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Fabrics Remember

Fabrics Remember

The artists, who participate in this exhibition, are artists who inherited table-cloths, napkins, pillows, aprons and paintings from their families. The touching and observation of those fabric objects summoned within them stories, memories and interpretations, and even lead them to an exploration which is either favorable, or crushing, seperating between the purifying and the bitter portions of the cultural-social fabric in which they were created. For the participants, the exhibition serves as a motion picture screen projecting their reactions. It is fascinating, that a single two-syllable word, fabric, carries all those implications. I chose the word 'remember' because it is an on- going process, which takes place in different times, and varying manners, and it does not have, the ceremonial, almost official-impersonal burden that the word 'memory' carries.

"Memories come crowding when we look back upon the shelf on which lace-trimmed batiste and muslin pieces lay on top of the heavier materials"{Gaston Bachlerd, The Poetics of Space}*

From conversations and visits with the artists, a few interesting themes begun to emerge. One might say that all of our parents came from houses, that even though not rich, were immersed in Bourgeois values, in the good sense of the word, that is, comfortable orderly homes, where table-cloths, sometimes in three layers, covered tables where tea was served, with a small plate of confiture, served on tea-trolleys with napkins, and additional napkins were layed under the 'Vases', to protect the 'Buffet', or the backs of the armchairs, an apron protected each dress, and clothes were buttoned up to the neck. A clean ironed handkerchief for wiping one's nose, or if you should fall or hurt yourself, and another clean, starched handkerchief, 'just for show', in the jacket pocket. The hands forever in constant motion, creating yet another napkin, and one more table-cloth, or an additional gobelin to cover the walls, and lest we forget the linnen closet, all ironed, starched, and folded in strictly arranged stacks. Everything radiated that this is a hierarchical, ordered system where everyone knew their place and their role. Time and money were put into teaching the boys ' a Trade' while the girls were guided towards becoming housewives in a modern version of the Woman of Worth in Proverbs 31: "She hath sought wool and flax, and with delight she worketh with her hands...she hath girded with might her loins, and doth strengthens her arms..she maketh herself coverings of tapestry.." and like mother and grandmother before them, they started, in their teen years to prepare the dowry in thousands of tiny stitches using only a needle and a thimble.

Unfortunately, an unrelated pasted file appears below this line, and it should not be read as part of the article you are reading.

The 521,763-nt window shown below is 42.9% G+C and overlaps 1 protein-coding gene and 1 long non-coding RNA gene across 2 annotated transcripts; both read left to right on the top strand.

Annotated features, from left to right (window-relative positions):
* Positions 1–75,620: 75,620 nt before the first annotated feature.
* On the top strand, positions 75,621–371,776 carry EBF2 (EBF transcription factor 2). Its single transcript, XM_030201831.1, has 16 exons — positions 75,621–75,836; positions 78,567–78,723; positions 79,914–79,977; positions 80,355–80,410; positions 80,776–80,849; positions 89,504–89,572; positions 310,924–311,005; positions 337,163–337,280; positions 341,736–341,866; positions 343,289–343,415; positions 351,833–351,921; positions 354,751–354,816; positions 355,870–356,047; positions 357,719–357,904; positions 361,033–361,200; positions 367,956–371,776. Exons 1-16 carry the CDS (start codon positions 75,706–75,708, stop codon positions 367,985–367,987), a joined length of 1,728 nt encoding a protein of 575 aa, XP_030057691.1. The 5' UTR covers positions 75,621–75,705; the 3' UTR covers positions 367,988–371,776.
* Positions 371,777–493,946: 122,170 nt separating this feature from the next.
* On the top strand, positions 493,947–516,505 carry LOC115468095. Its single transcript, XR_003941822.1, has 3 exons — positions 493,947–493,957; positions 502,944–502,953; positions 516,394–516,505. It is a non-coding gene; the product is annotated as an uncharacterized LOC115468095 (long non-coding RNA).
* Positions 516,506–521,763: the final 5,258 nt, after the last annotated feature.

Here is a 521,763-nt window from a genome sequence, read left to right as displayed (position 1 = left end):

It was amazing to find that in all of us, there are similar remnants, even though not identical, of the same authentic-established tradition, with "DOs" and "DON'Ts". While at the same time it had a lot of make up, cover up, hiding, and ignoring the uncomfortable, the disturbing, but people lived with what they had, and believed that external manners and characteristics were a vital part of "culture". It was odd, since our parents had distanced themselves from it, whether by their own will and ideology, or due to the necessity and hardship of creating a new society. I could not avoid comparing the feeling of empathy, and the respectable manner, which my partners to this exhibition employ in working with their/our own cultural symbols and heritage, even when they do not accept all those values, with the feeling of sacrilege and discomfort I feel, for the cheap exploitation of those ideas in the political slogans that we see and hear nowadays.

It is almost not coincidental, that not a day goes by that we do not hear or read interested parties, soundnig expressions on all the questions treated here so sensitively and gently by my artist friends. We all examine, explore and wonder in a scientific archeological way, the roots of the cultural order of our present being. Haya Ran emphasizes that there is no nostalgia in any of the works. Haim Maor views the reconstructions and preservation of these fabrics a symbol of a pure pre-annihilation age, strives to try to understand what sort of culture he really grew up in. Avishay Ayal brings across the feeling that next to the tea table, the aunts and grandmothers are seating, and that in a short while they will fall, and disappear. Oli Grausz, replies to all of us, that even if we behave ourselves, according to all the rules, there might still be tragic consequences. In various conversations and meetings, Oli Grausz thought that she sees cynicism in my work, and I was glad that she felt it.